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Re: usability of 100-continue, was: HTTP2 Expression of Interest : Squid

From: James M Snell <jasnell@gmail.com>
Date: Fri, 20 Jul 2012 12:53:30 -0700
Message-ID: <CABP7RbfKeGYO8buj5R-CpVLGr5pGOCx22BoG5CDN-igv237bNQ@mail.gmail.com>
To: Willy Tarreau <w@1wt.eu>
Cc: Zhong Yu <zhong.j.yu@gmail.com>, Roberto Peon <grmocg@gmail.com>, Amos Jeffries <squid3@treenet.co.nz>, Osama Mazahir <OSAMAM@microsoft.com>, Julian Reschke <julian.reschke@gmx.de>, "ietf-http-wg@w3.org" <ietf-http-wg@w3.org>, Poul-Henning Kamp <phk@phk.freebsd.dk>, Adrien de Croy <adrien@qbik.com>, Gabriel Montenegro <Gabriel.Montenegro@microsoft.com>
On Fri, Jul 20, 2012 at 12:46 PM, Willy Tarreau <w@1wt.eu> wrote:

> On Fri, Jul 20, 2012 at 02:35:00PM -0500, Zhong Yu wrote:
> > What are the reasons for such great efforts to keep connection alive
> > when a 100-continue fails? Is it really a big deal to drop connections
> > once in a while?
>
> Some webservice clients make extensive use of Expect: 100-continue over
> connection pools to avoid sending useless data and to keep the connections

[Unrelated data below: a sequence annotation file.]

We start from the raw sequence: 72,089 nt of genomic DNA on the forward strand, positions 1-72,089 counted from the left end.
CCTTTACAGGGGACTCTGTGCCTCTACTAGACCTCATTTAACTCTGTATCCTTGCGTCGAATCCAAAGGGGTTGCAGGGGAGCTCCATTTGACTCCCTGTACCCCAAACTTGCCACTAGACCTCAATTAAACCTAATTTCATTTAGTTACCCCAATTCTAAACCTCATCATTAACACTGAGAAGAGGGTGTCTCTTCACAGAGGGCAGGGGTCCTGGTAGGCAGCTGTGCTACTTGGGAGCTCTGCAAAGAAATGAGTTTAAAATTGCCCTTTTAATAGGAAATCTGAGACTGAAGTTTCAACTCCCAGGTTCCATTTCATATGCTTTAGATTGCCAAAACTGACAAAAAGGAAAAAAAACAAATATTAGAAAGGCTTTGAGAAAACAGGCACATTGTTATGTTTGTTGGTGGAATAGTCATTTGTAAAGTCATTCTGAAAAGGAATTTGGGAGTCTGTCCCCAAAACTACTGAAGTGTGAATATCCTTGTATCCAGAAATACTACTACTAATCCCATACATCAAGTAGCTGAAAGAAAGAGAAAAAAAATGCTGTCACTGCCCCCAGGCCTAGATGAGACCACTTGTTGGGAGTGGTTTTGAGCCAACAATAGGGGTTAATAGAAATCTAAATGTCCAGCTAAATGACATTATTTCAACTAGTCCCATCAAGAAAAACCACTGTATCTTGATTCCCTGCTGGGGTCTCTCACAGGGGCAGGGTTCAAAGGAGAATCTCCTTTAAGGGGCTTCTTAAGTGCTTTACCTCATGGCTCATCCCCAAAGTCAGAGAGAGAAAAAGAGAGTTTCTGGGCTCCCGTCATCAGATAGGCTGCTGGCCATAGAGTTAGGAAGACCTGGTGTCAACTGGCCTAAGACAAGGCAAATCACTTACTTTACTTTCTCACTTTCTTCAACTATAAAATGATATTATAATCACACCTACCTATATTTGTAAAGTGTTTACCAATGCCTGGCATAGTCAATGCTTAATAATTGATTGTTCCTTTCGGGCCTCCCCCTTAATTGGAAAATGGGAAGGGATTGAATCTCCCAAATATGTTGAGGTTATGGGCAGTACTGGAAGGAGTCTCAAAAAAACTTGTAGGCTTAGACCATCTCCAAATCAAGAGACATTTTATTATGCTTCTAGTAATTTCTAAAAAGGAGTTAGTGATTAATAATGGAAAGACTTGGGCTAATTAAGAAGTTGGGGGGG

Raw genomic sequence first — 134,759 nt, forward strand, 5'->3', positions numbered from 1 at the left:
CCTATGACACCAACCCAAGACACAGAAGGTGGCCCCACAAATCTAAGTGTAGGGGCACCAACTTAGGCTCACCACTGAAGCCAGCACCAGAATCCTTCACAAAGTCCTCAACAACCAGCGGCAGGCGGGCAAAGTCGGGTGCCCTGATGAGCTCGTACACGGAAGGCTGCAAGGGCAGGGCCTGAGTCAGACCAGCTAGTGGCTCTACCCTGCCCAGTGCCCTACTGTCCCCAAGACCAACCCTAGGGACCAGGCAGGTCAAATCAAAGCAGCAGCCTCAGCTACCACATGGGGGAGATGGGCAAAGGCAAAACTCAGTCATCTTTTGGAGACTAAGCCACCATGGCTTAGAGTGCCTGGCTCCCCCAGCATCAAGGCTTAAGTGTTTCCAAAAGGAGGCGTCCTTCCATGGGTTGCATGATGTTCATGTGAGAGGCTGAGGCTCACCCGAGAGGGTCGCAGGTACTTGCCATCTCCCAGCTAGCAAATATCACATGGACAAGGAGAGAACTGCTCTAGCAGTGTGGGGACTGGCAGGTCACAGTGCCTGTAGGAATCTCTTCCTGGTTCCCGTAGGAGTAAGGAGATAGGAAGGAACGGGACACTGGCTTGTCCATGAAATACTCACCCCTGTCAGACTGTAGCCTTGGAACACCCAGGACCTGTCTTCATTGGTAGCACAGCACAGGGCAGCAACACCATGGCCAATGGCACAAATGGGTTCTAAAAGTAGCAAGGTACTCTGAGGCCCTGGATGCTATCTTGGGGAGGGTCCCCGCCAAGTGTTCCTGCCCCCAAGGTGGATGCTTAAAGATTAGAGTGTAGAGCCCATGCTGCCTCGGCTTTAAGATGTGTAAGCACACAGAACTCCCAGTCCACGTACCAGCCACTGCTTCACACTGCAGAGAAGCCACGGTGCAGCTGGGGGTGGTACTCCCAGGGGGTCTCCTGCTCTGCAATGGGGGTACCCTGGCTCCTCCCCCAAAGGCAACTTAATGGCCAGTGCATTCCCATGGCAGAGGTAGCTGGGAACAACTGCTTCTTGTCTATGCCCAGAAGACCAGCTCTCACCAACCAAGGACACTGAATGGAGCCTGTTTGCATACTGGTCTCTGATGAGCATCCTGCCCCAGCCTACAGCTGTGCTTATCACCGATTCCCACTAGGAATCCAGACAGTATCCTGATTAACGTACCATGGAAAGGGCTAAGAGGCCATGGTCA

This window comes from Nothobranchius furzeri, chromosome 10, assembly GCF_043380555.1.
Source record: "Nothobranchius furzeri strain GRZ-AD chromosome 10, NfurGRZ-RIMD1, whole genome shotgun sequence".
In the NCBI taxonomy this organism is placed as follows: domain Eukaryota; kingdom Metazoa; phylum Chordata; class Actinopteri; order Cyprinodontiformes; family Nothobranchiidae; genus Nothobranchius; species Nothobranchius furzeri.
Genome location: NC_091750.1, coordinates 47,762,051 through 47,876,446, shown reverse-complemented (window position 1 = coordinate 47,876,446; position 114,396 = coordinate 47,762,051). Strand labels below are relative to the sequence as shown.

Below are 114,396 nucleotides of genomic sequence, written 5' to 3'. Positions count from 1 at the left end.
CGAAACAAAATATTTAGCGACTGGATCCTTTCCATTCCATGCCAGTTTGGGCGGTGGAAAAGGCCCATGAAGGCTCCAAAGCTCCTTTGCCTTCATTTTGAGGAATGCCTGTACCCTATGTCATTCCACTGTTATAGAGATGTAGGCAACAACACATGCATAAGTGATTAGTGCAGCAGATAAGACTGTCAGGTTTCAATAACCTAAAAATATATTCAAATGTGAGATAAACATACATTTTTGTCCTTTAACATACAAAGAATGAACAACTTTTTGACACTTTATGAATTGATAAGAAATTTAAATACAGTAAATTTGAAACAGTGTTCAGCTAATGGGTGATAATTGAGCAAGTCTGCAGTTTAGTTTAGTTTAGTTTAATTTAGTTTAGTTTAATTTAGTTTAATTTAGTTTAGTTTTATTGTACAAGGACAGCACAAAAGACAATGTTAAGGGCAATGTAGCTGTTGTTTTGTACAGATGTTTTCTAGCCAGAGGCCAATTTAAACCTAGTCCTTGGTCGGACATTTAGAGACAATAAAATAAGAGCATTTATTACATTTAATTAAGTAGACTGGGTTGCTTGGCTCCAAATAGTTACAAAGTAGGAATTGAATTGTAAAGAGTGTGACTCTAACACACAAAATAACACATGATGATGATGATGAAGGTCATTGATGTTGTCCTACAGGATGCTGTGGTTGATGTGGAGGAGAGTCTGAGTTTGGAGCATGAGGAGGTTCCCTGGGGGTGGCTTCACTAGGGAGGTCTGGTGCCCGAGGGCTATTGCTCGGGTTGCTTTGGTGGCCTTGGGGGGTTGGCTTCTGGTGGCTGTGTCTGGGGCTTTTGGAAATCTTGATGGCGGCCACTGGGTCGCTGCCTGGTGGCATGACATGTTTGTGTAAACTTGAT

> open. In fact, we're realizing that in the end it does not work (unless
> chunked encoding is used).
>
>
+1 .. I've had similar experience. It's one of those things that sounds
great in theory but in practice it just doesn't work effectively... at
least not well enough to justify it's use.

- James


> In the end, these WS clients might as well not send Expect and save one
> round trip and one packet in each direction since the only benefit of
> it goes away in case of failure, which is the only reason for using
> Expect.
>
> Regards,
> Willy
>
>
Received on Friday, 20 July 2012 19:54:18 GMT

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